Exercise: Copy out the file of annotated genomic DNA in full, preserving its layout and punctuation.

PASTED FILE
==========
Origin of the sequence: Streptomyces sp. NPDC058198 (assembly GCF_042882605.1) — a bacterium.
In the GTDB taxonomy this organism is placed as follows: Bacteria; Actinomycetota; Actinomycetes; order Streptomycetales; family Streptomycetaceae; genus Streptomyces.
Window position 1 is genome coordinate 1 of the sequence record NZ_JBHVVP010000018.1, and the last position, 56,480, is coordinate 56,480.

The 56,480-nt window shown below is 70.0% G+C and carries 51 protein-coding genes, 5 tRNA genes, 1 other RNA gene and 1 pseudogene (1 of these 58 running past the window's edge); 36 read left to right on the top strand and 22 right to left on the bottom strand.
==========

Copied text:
Origin of the sequence: Streptomyces sp. NPDC058198 (assembly GCF_042882605.1) — a bacterium.
In the GTDB taxonomy this organism is placed as follows: Bacteria; Actinomycetota; Actinomycetes; order Streptomycetales; family Streptomycetaceae; genus Streptomyces.
Window position 1 is genome coordinate 1 of the sequence record NZ_JBHVVP010000018.1, and the last position, 56,480, is coordinate 56,480.

The 56,480-nt window shown below is 70.0% G+C and carries 51 protein-coding genes, 5 tRNA genes, 1 other RNA gene and 1 pseudogene (1 of these 58 running past the window's edge); 36 read left to right on the top strand and 22 right to left on the bottom strand.